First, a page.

HH Sheikh Mohammed Bin Rashid Al Maktoum v. HRH Princess Haya Bint Al Hussein & Ors
 EWCA Civ 1216
In the Court of Appeal, Civil Division
Before Sir Julian Flaux, Lady Justice Macur, and Lady Justice King
Decided on August 05, 2021
Relevancy of the Case: Whether non-disclosure of sensitive data attributing hacking using Pegasus amounts to procedural unfairness in a case of children’s safety and custody?
Statutes and Provisions Involved
- The Family Procedure Rules 2010 (Part 25)
- The Adoption and Children Act 2002 (Section 47)
- The Civil Procedure Rules 1998 (Rule 54, 12, 16, 22, 31)
Relevant Facts of the Case
- The case is an appeal against a case management decision concerning the appellant, the defendant, and their children.
- In the management case, the President of the Family Divison of the High Court of Justice refused to order the disclosure of data to an Israel-based confidential adviser. This was because of the consideration that the UK Family Courts would have no jurisdiction.
- The earlier management decision refused to disclose data to the appellant about hacking carried out on the defendant, and her, two of her solicitors, her assistant, and two security staff members using Pegasus software developed by an Israel-based company called the NSO Group.
- In the earlier case, the President also found that the hacking was carried out on the appellant’s instructions. Further, the court had assured to look fairly upon the appellant’s request to disclose data to an expert based in the UK.
- In the present case, the appellant has approached the Court of Appeal, claiming that the High Court’s finding that the hacking was done by him was unfair. He contends that the court did not disclose the data and the victims’ list used by the expert to affirm the attribution.
Prominent Arguments by the Advocates
The appellant’s counsel argued three grounds for the appeal.
- First, the High Court’s finding that the hacking was done with Pegasus software was procedurally unfair. This finding relies on Dr. Marzak and Professor Beresford’s evidence. The appellants did not have access to this evidence.
- Second, the appellant could not access Dr. Marczak’s victims’ list. According to this list, the UAE and the appellant were responsible for hacking. If he could access the list earlier on disclosure, he could provide that another state or individual was behind it. This would have weakened the respondents’ case.
- Third, the President’s overall assessment of the UAE and the appellant is questionable.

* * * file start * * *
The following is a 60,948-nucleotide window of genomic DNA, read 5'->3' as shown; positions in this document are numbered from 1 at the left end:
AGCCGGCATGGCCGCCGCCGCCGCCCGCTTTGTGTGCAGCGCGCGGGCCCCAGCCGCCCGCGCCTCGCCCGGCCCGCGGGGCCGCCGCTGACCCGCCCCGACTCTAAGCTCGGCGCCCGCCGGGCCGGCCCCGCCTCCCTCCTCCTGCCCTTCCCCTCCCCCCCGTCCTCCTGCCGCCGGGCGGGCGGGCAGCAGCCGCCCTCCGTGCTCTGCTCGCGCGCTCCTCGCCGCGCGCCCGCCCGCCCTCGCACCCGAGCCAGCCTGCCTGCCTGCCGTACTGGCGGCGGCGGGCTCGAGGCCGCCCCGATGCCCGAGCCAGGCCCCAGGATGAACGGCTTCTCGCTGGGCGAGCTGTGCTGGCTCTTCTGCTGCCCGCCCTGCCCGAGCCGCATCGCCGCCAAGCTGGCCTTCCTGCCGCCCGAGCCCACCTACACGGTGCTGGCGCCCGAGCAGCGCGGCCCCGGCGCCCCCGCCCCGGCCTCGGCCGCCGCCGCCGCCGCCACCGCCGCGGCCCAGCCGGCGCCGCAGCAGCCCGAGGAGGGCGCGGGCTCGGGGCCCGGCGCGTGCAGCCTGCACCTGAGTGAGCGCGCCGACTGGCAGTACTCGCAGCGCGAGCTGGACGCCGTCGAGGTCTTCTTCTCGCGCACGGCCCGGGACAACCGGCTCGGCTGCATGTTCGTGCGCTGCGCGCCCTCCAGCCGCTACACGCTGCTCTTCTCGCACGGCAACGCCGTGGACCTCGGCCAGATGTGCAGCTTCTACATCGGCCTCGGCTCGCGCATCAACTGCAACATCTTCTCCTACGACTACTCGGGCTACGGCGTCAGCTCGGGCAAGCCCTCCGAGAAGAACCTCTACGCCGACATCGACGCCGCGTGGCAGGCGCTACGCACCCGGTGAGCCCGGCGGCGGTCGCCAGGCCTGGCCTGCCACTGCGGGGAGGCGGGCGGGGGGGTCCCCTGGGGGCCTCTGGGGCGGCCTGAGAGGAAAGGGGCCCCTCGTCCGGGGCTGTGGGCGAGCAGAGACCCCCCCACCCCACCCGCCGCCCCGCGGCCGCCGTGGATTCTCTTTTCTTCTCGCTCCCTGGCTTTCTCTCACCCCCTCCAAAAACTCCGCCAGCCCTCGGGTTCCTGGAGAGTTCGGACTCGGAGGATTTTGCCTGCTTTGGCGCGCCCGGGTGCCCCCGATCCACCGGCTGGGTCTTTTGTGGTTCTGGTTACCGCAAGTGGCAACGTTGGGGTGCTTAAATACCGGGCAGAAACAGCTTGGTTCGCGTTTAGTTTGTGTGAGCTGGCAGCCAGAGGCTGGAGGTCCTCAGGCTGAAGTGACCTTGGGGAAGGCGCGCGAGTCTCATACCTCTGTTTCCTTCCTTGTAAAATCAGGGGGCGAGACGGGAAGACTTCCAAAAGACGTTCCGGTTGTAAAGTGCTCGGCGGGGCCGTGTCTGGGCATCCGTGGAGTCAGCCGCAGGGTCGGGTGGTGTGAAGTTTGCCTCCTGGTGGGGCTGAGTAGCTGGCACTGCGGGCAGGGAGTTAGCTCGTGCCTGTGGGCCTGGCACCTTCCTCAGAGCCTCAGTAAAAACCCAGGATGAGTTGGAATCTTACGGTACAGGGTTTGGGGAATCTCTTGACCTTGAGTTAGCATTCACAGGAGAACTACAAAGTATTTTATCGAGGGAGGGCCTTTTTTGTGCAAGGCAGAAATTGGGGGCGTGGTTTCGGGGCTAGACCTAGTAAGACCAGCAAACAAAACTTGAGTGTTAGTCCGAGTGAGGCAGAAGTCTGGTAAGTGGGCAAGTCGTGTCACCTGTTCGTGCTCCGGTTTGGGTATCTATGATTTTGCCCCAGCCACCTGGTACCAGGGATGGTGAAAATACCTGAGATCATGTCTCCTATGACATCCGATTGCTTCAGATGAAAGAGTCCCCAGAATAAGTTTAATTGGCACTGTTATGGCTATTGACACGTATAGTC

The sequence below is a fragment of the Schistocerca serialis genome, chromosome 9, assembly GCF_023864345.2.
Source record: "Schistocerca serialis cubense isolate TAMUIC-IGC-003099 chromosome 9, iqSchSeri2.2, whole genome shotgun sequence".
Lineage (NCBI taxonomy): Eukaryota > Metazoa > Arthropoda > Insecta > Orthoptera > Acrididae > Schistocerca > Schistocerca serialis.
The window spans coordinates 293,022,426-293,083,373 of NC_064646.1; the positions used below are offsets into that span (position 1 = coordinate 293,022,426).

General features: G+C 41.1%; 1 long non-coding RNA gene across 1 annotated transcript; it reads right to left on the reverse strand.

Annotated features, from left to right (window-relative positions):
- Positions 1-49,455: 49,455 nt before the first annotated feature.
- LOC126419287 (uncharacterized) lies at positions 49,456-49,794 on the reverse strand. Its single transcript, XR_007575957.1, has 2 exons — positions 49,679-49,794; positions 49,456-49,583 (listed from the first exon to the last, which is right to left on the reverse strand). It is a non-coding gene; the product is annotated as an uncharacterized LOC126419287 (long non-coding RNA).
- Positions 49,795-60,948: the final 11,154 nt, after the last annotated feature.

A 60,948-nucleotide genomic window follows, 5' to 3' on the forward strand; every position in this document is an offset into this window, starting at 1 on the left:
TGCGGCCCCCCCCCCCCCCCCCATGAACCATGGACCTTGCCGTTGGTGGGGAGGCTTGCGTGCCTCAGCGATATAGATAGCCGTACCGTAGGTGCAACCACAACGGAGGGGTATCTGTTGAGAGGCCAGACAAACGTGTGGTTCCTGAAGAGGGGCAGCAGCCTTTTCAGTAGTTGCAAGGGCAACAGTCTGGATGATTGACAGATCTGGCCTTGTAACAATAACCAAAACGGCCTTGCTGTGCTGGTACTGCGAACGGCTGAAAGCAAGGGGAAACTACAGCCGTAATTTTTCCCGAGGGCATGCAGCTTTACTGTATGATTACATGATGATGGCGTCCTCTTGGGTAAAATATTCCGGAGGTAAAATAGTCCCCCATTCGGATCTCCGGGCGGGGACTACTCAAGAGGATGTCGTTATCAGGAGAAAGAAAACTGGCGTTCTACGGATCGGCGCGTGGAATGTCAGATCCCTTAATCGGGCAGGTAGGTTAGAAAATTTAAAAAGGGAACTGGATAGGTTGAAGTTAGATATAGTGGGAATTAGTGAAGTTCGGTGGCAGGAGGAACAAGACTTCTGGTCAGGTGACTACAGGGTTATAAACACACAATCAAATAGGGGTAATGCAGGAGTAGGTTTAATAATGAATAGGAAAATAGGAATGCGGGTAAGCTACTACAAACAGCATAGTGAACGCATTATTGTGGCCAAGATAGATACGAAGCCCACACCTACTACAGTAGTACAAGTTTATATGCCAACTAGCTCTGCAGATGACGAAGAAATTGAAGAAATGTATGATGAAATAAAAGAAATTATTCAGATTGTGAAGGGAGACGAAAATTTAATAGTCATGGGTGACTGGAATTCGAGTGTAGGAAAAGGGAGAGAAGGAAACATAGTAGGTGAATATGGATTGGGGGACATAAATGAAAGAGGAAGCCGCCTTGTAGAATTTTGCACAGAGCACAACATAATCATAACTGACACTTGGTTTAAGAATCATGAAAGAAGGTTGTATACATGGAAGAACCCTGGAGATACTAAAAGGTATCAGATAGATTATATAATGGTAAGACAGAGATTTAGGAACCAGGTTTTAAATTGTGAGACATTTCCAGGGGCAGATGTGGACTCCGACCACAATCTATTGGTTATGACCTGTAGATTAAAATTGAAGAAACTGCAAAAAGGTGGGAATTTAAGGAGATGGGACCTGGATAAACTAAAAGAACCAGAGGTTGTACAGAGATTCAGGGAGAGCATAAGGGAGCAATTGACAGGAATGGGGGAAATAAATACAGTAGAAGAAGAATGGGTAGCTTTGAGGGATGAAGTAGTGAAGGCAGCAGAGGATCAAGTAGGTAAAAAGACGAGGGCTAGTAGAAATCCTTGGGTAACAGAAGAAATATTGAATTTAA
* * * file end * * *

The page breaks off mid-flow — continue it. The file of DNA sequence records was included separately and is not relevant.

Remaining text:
- The counsel also relied on two well-known cases where the courts barred expert evidence.
The respondents’ counsel:
- He argued that the court should not allow the appellant to attack the long-established principles on the role of expert evidence. He further underlined that the present and cited cases are not similar. The question before the court is on the fairness of the process, not whether it was adversarial.
- The appellant has not explained his refusal to take the Part 25 route. The appellant has no explanation for not having an effective opportunity to respond to the allegations.
- It was up to the Court of Appeal to determine the procedural fairness.
Opinion of the Bench
- If the President’s case management decision is fair, the appellant cannot refute the conclusion. He was directly or indirectly responsible for the hacking that the President discovered.
- The President has noted the extreme sensitivity of the data involved. The President was willing to give the appellant full access to data, provided he followed the standard approach to testing expert evidence in children’s cases. This would involve filing a Part 25 application with openness.
- The appellant had an effective opportunity to test the evidence. It was his responsibility since he was not ready to comply with the procedural requirements of the British courts. This was after he chose to submit himself to this jurisdiction.
- The President has clearly stated that he did not rely on Dr. Marczak’s testimony on attribution. The appellant’s arguments present just a minor problem. These arguments do not come close to meeting the required level for overturning the President’s findings.
- It is safe to conclude that the appellant or his servants/agents used the Pegasus software to hack the respondents’ and their associates’s phones.
- The bench dismissed the appeal on all grounds.
Anjini Pandey, an undergraduate student at Dr. Ram Manohar Lohiya National Law University, and Linet Christina Thomas, an undergraduate student at Lords Universal College of Law, prepared this case summary during their internship with The Cyber Blog India in May/June 2022.